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(Created page with "=== The History and Near Term Future of the NASPA Lexica === In the 1970’s, tournament SCRABBLE players used Funk and Wagnalls Dictionary for adjudication.Someone had to ma...")
In the 1970’s, tournament SCRABBLE players used Funk and Wagnalls Dictionary for adjudication.Someone had to make sure to bring along one of those bulky books for a tournament to take place. And the F&W’s listings were open to interpretation by adjudicators. For instance, “usually capitalized” meant that it did not have to be, thus acceptable in tournament play, unless the director was wont to not see it that way. And, if you played MAKUTA, you had better have known that it was the plural of LIKUTA and instructed the adjudicator to look under L as MAKUTA was not listed under M.
By the time I started playing in 1980, the Official SCRABBLE Players Dictionary (OSPD) was in use (1978). This was a great dictionary that included all 2-8 letter words and their inflections acceptable in SCRABBLE tournament play. For longer words, the Merriam-Webster Collegiate Dictionary 8th Edition (MWCD8) was used. This ended all arguments. If it was there, it was good. If it was not there, it was not good.
MWCD8 was in use up to November 1, 1984 when MWCD 9th Edition was introduced for tournament play. On November 2, 1984, at the Grand Canyon tournament, co-organized by Dr. Michael Baron and the late, great Stan Rubinsky and directed by Stan, they did not have the new 9th edition there. They had the 8th. I was playing Mike Baron in a game and had the rack AILNNU?. The word ZING was on the board and I extended the word forming ANNUaLIZING. Mike challenged. It was ruled unacceptable. Fortunately, I ended up winning that game and the event. I saw that ANNUALIZE was in my M-W Unabridged and as it turned out, it was acceptable in MWCD 9th which was to be in use that very day!!
OSPD2 came out around 1990. At some point after its publishing, a non-tournament player was surprised and offended to see JEW not only listed as a word, but listed as a verb. “To bargain with. Usually considered offensive.” This prompted a letter to the then president of Hasbro. Since Hasbro views Scrabble as a family game, and wished to avoid a public relations nightmare, the mandate came to publish OSPD3 that removed *all* offensive words. M-W took little chance. Words such as PAPIST – “a Catholic. Usually considered offensive.” ABO – “an aborigine. Usually considered offensive,” and a host of other words that one might deem offensive were removed. But, SCRABBLE tournament players did NOT want these words removed. There was much ado. Mike Baron created a list of all of those expunged words to give to directors for adjudication and to players for study (and amusement!). He entitled the list, appropriately enough, “The POO List.” POO – “to defecate – usually considered offensive.” M-W was allowed to publish a word list for tournament players only – “The Tournament Word List” (TWL). This was in 1998. This effort included all words found in OSPD3, all of the POO words and words up to 9 letters long and their inflections included in MWCD9 (and now MWCD10) – including ANNUALIZING. Then, OSPD4 and TWL2 were published in 2006. TWL2 is in use today.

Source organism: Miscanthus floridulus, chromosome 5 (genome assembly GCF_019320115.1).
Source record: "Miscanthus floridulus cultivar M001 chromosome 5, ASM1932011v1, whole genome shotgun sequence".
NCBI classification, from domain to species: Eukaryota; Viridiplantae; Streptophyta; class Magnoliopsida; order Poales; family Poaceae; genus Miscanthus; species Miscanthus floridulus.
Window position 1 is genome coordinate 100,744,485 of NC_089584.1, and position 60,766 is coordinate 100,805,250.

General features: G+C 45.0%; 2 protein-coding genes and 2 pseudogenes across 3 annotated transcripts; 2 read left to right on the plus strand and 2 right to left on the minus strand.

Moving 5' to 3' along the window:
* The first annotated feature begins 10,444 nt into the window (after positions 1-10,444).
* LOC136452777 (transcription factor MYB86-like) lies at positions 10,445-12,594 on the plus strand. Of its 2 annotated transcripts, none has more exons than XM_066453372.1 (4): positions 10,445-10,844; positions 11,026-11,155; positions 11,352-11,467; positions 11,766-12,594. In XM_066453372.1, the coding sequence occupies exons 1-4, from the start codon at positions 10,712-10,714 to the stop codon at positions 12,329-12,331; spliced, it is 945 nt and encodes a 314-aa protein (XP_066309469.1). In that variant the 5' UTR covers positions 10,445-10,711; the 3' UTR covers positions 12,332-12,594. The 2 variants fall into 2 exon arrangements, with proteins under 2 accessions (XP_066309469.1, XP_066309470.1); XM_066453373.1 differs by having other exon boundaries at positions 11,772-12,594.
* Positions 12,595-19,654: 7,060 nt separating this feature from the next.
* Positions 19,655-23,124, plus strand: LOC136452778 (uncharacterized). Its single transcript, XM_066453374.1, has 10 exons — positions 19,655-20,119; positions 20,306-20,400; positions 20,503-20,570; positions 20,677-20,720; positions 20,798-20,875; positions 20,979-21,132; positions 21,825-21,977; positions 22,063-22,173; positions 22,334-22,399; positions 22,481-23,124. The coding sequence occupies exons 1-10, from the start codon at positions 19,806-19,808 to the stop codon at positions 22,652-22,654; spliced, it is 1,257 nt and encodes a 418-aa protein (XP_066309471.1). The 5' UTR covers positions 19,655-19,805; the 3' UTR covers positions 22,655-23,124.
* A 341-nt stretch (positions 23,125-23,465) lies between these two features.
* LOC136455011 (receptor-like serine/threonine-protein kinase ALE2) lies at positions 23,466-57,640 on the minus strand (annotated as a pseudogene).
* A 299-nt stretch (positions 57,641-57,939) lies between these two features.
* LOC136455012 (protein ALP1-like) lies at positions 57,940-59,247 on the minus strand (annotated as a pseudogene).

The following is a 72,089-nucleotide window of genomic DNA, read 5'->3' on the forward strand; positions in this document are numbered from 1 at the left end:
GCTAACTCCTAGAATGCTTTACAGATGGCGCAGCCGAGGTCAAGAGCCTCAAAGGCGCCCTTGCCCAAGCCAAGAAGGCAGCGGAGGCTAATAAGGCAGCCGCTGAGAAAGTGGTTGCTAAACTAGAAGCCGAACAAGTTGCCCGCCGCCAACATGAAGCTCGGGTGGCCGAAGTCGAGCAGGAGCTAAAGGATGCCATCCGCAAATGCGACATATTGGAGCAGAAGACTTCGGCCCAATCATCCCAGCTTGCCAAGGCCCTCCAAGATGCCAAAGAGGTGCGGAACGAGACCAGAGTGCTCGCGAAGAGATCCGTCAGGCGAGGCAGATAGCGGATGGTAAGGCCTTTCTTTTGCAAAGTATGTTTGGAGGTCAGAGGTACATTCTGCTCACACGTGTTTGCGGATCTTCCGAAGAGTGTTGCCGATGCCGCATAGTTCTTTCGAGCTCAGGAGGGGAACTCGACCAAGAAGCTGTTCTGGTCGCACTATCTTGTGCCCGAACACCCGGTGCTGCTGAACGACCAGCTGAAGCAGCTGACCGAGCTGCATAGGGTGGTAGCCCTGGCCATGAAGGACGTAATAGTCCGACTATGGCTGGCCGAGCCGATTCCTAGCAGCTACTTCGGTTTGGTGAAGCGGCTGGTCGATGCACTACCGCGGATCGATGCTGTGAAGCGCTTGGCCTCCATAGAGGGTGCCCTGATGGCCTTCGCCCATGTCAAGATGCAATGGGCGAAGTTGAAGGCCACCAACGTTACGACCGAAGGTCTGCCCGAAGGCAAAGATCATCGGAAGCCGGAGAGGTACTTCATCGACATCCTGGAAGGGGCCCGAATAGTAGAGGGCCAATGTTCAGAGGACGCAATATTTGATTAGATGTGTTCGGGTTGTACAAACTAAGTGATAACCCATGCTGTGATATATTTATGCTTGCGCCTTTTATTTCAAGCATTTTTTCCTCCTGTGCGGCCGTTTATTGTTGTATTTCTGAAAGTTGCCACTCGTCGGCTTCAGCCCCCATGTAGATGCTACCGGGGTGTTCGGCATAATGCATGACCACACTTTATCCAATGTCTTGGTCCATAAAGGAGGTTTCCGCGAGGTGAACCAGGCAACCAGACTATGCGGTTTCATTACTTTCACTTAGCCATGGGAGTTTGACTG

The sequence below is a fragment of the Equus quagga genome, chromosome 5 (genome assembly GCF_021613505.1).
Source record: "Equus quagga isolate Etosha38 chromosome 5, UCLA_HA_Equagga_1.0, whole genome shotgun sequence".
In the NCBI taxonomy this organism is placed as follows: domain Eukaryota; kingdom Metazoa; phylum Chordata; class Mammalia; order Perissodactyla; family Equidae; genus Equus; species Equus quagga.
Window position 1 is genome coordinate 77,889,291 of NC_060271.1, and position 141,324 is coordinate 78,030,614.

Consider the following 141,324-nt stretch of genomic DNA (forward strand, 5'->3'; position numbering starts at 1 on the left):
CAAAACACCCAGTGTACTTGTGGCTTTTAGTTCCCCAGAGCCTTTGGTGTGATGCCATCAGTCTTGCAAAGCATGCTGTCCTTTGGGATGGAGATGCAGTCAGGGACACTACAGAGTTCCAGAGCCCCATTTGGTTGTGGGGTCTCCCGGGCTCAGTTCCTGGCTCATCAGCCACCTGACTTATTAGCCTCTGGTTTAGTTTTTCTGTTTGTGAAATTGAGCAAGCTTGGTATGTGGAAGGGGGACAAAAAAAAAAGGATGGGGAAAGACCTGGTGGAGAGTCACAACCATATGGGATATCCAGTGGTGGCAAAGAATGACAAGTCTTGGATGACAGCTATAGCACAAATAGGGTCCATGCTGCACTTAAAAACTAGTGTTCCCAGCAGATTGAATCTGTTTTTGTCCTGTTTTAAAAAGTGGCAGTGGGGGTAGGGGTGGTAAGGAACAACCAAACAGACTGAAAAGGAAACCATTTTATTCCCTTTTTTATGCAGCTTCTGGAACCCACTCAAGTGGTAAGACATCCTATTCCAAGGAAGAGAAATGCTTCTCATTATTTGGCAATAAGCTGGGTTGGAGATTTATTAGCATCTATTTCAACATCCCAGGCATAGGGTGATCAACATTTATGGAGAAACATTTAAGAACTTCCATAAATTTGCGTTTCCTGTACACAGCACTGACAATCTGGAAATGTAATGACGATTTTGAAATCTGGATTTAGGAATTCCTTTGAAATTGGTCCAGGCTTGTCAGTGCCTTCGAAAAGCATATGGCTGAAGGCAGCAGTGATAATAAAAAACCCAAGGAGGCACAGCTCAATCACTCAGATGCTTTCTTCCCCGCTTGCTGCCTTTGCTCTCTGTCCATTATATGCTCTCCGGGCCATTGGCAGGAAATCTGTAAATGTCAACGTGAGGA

SCRABBLE players are quite passionate about their words. Each update brings forth some controversy. Not only with words that are added, but with words that have been deleted. Some notable deletions over the years have been da, aine, ainee, alnicoes (now ALNICOS only), kev (added and deleted) and emf (added and deleted).
Currently, the Dictionary Committee, chaired by longtime member Jim Pate, is in the throes of recommending words to Merriam Webster for the next update to our word list (TWL3) and OSPD5 planned for mid-2014. Jim, John Chew and I all visited M-W headquarters in Springfield, MA in August, 2012 to meet with the M-W staff and determine the source dictionaries for the next update. Those dictionaries are The Canadian Oxford Dictionary and The Oxford College Dictionary. The committee members are going through these dictionaries word by word and noting not only proposed new additions, but making salient queries about inclusions and non-inclusions for consistency’s sake. (e.g. CALIBER, CALIBRE, CALIBRED as an adjective of CALIBRE are acceptable, but not CALIBERED* as an adjective of CALIBER!). Which words ending in O should be able to be pluralized by adding an S only, by adding –ES only, or both? Which adjectives ending in Y should compare (MILTY, MILTIER, MILTIEST) or not (FLOURY and BREADY only)? What can be one that does something (a MILTER is one that milts, but even if you drool, you cannot a drooler)? What –ING words are gerunds(GOLFINGS, BOWLINGS) and which ones are not (FEEDING, HEALING, SEEDING)?
The Dictionary Committee members are named on our website on this page: Dictionary Committee
I am proud to list them here: Timothy Bottorff, Ross Brown, James Cherry, Kurt Davies, Robert Gillis, Peter Huszagh, Chris Lipe, Bob Lipton, George MacAuley, Anna Miransky, Paul Mulik, and Matthew Tunnicliffe.
Directors, please introduce and honor them at your events. Players, please thank them for their exhaustive work.
Jim Pate is on a mission to include the word “unsweet.” Not only as in unsweet tea (vs. sweet tea), a Southern US term and one that is written on the tea dispenser at my SCRABBLE Club in Dallas at the Whataburger where we meet, but unsweet wine or an unsweet person. M-W has numerous citations of this word in use, but has not seen fit to add it yet. We shall see if Jim can persuade them!
What words do you think should be added in the next update? Send an email to firstname.lastname@example.org and let them know!